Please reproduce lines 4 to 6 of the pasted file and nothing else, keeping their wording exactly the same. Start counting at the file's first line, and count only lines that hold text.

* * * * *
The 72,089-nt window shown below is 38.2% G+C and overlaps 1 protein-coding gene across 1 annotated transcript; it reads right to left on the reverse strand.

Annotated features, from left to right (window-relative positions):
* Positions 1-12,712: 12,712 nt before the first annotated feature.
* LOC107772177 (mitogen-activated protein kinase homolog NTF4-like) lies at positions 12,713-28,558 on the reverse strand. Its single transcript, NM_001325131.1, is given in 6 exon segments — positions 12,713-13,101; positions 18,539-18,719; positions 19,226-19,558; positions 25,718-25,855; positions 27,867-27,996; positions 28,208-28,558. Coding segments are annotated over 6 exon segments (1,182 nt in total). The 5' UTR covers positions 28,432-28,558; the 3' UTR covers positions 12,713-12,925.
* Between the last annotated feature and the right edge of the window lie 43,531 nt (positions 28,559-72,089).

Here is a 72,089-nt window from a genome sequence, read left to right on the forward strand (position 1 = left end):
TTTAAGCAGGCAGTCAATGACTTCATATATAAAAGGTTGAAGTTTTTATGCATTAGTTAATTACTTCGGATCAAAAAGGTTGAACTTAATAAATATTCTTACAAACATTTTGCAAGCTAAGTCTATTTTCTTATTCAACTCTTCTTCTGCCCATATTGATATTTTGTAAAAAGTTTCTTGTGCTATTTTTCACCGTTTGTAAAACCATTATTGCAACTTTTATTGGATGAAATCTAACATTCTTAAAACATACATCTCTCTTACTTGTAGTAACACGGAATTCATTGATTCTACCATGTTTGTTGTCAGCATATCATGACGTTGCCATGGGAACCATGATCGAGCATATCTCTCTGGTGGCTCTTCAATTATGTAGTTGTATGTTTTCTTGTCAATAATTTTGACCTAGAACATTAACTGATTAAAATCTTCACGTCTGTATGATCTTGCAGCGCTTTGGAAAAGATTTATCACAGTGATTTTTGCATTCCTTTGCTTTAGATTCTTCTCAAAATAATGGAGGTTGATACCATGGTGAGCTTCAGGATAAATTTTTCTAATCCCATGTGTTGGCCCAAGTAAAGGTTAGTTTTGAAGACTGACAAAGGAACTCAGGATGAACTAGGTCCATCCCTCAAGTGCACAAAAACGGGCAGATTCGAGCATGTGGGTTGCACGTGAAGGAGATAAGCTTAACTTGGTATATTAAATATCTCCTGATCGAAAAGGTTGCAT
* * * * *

* LOC107772177 (mitogen-activated protein kinase homolog NTF4-like) lies at positions 12,713-28,558 on the reverse strand. Its single transcript, NM_001325131.1, is given in 6 exon segments — positions 12,713-13,101; positions 18,539-18,719; positions 19,226-19,558; positions 25,718-25,855; positions 27,867-27,996; positions 28,208-28,558. Coding segments are annotated over 6 exon segments (1,182 nt in total). The 5' UTR covers positions 28,432-28,558; the 3' UTR covers positions 12,713-12,925.
* Between the last annotated feature and the right edge of the window lie 43,531 nt (positions 28,559-72,089).

Here is a 72,089-nt window from a genome sequence, read left to right on the forward strand (position 1 = left end):